# On a limit involving consecutive primes

I observed the following result empirically based on numerical evidence.

Conjecture: Let $[x]$ denote the greatest integer function. If $a_n$ is an strictly increasing sequence of positive real numbers such that $a_1 \ge 1$ and $\lim_{n \to \infty}\frac{1}{a_n}=0$ and $\lim_{n \to \infty}\frac{a_{[nt]}}{a_n} = t$, for every real $0 \le t < 1$. I observe empirically that $$\lim_{n \to \infty} \frac{\ln\Big(\frac{\sqrt[n]{a_n}}{\sqrt[n+1]{a_{n+1}}}-1\Big)}{\ln n} = -2.$$

Motivation: The sequence of natural numbers $n$, prime numbers $p_n$ etc. I am particularly interested in the limit involving the sequence of primes $p_n$. This is a generalization of the Firoozbakht conjecture and would imply Cramer's conjecture. The very fact Cramer's conjecture pops up is enough to discourage any attempt of proof. Nonetheless, I shall raise this as an open question.

Question: More than the main conjecture, I am interested in the following special case question. Prove or disprove that

$$\frac{\ln\Big(\frac{\sqrt[n]{p_n}}{\sqrt[n+1]{p_{n+1}}}-1\Big)}{\ln n} = -2 + \frac{\ln\ln n}{\ln n} + O\Big(+ \frac{\ln\ln n}{\ln^2 n}\Big).$$

Edit: Added the asymptotic form of the limit for primes.

-
For some related discussion, see mathoverflow.net/questions/90327/… – Pat Devlin Apr 10 '12 at 13:30
The conjecture holds for a_n = C*n, where C is a positive constant. – Pat Devlin Apr 10 '12 at 13:36
It is very unclear to me why you change (for two questions) the existing meaningful titles to the same (current) one that hardly conveys any information. – quid May 30 '13 at 11:55
If you feel the need to change the title of a question, you could at least turn it into a question. – S. Carnahan May 30 '13 at 12:05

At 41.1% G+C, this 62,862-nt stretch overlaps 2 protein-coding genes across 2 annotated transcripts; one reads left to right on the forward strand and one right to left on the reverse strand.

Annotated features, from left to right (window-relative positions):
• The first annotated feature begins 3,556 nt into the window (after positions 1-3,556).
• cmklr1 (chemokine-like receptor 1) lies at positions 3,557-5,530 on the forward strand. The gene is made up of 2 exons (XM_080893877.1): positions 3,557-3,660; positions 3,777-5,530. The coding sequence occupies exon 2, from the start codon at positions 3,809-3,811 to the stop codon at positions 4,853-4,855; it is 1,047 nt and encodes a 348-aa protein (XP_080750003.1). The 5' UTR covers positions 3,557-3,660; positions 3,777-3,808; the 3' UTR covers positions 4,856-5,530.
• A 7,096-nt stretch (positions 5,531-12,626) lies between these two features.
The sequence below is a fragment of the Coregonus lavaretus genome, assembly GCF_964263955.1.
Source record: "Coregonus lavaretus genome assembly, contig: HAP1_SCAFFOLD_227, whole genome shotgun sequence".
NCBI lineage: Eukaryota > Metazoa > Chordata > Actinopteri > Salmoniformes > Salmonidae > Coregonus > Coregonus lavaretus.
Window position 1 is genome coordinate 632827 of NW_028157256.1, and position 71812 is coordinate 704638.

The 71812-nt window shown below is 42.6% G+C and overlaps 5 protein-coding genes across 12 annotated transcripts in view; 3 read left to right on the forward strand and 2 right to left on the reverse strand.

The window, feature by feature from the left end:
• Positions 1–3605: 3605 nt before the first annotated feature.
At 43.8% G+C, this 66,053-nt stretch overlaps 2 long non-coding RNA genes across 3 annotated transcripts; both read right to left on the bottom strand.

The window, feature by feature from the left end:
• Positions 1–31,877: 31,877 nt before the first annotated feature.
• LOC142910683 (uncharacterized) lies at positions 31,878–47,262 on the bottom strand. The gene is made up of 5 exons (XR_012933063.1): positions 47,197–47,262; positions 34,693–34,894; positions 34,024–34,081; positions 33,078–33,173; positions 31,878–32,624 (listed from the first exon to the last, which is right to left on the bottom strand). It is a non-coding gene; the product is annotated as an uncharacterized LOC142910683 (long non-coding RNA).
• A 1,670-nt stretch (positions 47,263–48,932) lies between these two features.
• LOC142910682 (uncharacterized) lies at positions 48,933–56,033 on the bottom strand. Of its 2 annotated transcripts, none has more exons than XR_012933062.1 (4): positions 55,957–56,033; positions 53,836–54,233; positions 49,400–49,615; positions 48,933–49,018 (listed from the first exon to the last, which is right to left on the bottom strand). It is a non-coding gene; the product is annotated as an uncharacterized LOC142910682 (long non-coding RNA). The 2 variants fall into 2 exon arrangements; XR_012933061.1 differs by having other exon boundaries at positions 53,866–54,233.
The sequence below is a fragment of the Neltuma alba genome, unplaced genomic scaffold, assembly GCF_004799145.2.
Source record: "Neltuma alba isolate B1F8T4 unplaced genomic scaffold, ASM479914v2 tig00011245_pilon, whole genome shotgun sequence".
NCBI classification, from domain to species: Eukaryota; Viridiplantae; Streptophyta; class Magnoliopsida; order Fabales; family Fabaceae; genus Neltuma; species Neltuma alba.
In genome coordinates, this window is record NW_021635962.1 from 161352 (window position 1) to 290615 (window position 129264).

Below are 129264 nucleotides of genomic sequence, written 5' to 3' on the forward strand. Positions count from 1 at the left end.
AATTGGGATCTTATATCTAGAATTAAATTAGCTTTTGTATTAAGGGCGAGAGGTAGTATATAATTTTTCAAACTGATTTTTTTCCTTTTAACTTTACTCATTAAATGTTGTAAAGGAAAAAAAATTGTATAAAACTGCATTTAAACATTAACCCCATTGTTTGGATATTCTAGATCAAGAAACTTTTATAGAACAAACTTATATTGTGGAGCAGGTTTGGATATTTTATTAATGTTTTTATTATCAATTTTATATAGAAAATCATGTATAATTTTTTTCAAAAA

The general conjecture shouldn't hold. To begin with, the assumptions do not even seem to imply that $\sqrt[n]{a_n}>\sqrt[n+1]{a_{n+1}}$ for all sufficiently large $n$. For a more sophisticated example related to the prime counting function, let $a_n=\psi(n)$ be the Chebyshev function. (Make it strictly increasing by adding some tiny amount.) Assuming Riemann hypothesis, $a_n=n+O(\sqrt n(\log n)^2)$. If I have done my calculations right, this implies $$\frac{\sqrt[n]{a_n}}{\sqrt[n+1]{a_{n+1}}}-1=\frac{\log n+a_n-a_{n+1}}{n^2}+O\left(\frac{(\log n)^6}{n^{5/2}}\right).$$ In particular, if $n=p-1$ where $p$ is prime, then $a_{n+1}=a_n+\log(n+1)$, hence the first term on the right disappears, and $$\frac{\log\left(\frac{\sqrt[n]{a_n}}{\sqrt[n+1]{a_{n+1}}}-1\right)}{\log n}\le-2.5+o(1).$$ This happens for infinitely many $n$, hence the limit is not $-2$. I didn't try it with the $p_n$ function, but I have doubts.
I should also say I'm pretty sure one can cook up an artificial counterexample to the general conjecture by hand, without using RH and such stuff. The reason I'm using the Chebyshev function is to make it close in spirit to the $p_n$ sequence. – Emil Jeřábek Apr 10 '12 at 14:33
(For an explicit elementary counterexample, $a_n=n+\sum\{t\in\mathbb N:e^t\le n\}$ should work. The idea is that it is quite close to $n$, but there are jumps of size $\log n$ now and then.) – Emil Jeřábek Apr 10 '12 at 14:49
@Neel: No, you can't use any approximation. The limit is likely to be $-2$ for any sufficiently "smooth" function, and that's exactly what the approximation provides. The examples above show that the limit may fail to be $-2$ if there are local irregularities; in both examples, $a_n$ is fairly well approximated (with much smaller relative error than Cipolla) by the sequence $a_n=n$, for which the limit is $-2$. – Emil Jeřábek Apr 11 '12 at 16:08